I am flying to Minneapolis, MN this morning out of Oakland Airport. I arrived to the airport on time and learned my flight is delayed until 10:15am so I get some time to catch up on email, news, and blogging which is nice. Oakland has free Wi-Fi so I’m just hanging out being an electrical outlet hog charging all of my devices before the flight. I don’t think I get into Minneapolis until a little after 8pm now but that may end up working out better because I wouldn’t have liked driving in downtown traffic not being familiar with the area any how. Got my Starbucks and am at the very end of the terminal so I can’t people watch (too much), but it has been an amusing morning. A lady with a young daughter was yelling at a ticketing agent because our flight was delayed, a mom yelled at her husband from across the terminal that he couldn’t control the kids while she sat and watched TV, and my favorite being a TSA Agent saying “make sure and check your pockets and take off your belts…you are going through a metal detector so it will detect metal…sigh” upon me forgetting to take off my belt before going through the detector. I fortunately remembered to take the ChapStick out of my pocket and slip it into my luggage before checking it this morning.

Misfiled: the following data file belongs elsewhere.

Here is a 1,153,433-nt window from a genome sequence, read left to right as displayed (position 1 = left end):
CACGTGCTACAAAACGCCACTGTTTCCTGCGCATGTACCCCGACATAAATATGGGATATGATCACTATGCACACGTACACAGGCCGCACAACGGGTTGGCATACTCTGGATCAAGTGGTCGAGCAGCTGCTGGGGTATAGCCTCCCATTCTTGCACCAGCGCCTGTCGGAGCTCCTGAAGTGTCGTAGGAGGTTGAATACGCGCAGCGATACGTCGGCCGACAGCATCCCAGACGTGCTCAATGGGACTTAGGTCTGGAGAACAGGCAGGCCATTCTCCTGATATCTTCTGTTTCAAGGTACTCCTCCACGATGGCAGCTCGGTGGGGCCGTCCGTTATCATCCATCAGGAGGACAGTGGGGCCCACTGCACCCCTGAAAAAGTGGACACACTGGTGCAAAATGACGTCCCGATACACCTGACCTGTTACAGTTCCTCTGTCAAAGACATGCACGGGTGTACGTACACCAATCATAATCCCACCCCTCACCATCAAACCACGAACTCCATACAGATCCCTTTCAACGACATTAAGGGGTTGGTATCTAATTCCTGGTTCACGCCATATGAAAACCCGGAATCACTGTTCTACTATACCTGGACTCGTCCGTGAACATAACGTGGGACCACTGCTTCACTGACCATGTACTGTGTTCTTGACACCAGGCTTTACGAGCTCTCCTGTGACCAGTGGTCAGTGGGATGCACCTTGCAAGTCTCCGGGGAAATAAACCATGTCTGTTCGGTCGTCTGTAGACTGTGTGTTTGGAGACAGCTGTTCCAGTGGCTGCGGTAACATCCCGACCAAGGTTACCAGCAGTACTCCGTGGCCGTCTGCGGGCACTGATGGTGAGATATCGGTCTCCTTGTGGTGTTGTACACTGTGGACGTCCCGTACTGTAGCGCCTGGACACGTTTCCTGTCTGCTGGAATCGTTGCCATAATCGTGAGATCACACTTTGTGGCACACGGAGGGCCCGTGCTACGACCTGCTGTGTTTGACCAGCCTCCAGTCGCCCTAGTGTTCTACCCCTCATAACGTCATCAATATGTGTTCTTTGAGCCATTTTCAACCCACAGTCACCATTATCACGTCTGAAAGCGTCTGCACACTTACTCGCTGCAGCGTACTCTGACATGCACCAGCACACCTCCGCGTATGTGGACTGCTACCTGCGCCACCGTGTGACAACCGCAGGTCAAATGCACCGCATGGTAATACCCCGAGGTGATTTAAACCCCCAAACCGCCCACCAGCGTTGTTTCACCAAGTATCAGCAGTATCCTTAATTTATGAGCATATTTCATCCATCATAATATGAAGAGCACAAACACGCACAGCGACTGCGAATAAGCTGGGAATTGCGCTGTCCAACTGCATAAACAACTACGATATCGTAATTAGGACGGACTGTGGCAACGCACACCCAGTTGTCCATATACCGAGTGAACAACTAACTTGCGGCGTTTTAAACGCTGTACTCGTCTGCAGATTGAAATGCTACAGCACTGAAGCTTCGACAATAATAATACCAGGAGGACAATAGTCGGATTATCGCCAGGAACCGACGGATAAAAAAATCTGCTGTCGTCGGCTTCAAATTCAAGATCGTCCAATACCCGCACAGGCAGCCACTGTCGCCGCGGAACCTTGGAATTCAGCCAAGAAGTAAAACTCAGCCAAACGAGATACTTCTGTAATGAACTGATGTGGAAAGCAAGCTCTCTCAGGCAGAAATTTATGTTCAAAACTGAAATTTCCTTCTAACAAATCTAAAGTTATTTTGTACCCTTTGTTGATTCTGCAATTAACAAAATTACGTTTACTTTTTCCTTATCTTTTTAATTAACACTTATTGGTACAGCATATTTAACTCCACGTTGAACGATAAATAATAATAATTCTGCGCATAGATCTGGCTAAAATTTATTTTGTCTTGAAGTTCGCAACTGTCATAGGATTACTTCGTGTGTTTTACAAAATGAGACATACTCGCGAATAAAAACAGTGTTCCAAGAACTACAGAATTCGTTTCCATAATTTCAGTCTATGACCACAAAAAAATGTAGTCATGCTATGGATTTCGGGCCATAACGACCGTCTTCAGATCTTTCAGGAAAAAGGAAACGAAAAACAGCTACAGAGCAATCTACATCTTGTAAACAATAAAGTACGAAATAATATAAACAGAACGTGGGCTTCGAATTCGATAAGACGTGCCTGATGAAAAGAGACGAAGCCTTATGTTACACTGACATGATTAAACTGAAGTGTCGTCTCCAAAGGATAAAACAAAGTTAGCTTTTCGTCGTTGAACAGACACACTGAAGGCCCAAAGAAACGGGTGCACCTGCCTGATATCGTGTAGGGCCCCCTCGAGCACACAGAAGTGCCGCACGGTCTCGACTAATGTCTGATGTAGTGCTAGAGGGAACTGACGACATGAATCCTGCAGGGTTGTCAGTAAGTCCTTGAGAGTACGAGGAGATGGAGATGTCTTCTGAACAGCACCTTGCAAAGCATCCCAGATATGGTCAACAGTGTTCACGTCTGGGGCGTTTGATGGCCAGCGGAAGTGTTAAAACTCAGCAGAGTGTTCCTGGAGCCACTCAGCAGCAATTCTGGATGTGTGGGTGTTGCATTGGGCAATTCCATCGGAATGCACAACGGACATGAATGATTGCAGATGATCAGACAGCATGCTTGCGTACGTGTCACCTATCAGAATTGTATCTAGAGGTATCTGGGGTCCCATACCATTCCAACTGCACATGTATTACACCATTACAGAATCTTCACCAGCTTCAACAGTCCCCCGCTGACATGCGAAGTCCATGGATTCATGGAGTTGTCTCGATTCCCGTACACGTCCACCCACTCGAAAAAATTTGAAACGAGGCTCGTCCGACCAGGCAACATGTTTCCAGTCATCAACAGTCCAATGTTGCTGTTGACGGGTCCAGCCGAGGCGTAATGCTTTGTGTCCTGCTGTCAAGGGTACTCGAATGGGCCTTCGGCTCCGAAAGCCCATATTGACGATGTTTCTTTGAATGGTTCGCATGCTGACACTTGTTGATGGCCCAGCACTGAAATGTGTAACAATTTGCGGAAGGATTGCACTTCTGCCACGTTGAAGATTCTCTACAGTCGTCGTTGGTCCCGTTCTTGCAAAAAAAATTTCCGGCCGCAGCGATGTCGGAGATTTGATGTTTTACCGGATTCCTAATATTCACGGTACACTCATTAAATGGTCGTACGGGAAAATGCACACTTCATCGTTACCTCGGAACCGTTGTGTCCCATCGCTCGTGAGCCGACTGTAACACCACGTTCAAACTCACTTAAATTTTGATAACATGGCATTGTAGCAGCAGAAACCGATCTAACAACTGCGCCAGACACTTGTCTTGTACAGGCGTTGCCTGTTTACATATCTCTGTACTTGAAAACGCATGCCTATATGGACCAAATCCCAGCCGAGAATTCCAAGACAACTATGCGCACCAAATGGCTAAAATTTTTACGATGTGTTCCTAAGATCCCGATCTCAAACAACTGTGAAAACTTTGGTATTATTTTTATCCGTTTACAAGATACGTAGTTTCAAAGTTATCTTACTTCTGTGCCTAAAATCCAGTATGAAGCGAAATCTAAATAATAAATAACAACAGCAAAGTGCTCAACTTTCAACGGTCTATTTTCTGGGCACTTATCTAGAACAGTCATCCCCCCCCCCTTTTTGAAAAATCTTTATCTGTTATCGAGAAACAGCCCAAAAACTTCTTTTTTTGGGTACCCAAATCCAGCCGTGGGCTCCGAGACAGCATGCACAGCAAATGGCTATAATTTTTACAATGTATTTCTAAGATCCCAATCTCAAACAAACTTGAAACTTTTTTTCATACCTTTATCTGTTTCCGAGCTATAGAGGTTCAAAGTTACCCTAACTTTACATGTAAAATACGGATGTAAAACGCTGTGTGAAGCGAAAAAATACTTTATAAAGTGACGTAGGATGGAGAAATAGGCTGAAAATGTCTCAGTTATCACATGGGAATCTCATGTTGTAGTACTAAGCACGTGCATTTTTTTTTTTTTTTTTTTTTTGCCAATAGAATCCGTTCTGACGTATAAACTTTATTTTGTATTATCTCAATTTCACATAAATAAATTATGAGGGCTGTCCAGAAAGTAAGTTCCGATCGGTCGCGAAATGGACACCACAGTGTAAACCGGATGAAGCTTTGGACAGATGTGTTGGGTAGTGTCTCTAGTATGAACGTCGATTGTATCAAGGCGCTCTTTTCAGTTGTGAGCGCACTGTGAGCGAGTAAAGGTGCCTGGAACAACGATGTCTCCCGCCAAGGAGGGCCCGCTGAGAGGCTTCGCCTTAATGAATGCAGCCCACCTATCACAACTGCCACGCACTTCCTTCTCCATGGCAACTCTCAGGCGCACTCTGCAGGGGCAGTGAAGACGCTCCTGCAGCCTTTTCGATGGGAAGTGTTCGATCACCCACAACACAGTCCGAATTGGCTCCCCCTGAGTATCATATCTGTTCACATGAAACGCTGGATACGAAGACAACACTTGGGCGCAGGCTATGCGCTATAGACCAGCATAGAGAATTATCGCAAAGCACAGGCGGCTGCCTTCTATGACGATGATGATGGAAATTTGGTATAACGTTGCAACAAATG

Every time I fly I am reminded by how much society has changed and I think I can argue it isn’t for the better. We have let our fears control us, society has become complacent to previously unacceptable social norms, and people just don’t seem as nice as they used to be. Seriously if we had a time machine and could go back 20 years to tell people in the future you can’t get through airport security with ChapStick in your pocket people would laugh right? If we said we don’t bat an eye at paying $7.54 (before tax) for an iced coffee and muffin do you think people 20 years ago would find that acceptable? If we were to tell them that gas prices were upwards of $3.40 a gallon which made airlines charge for checking luggage but didn’t stop when the price of a gallon of gas fell back to $2.50 would people 20 years ago find that acceptable? If the answer to those questions are no, then why are we as a society so complacent? Oh and update on the lady who was yelling at her husband for not controlling the kids. She has moved from the TV to her laptop while dad continues to watch them and he is settling an argument the kids are having with a game of rock, paper, scissors.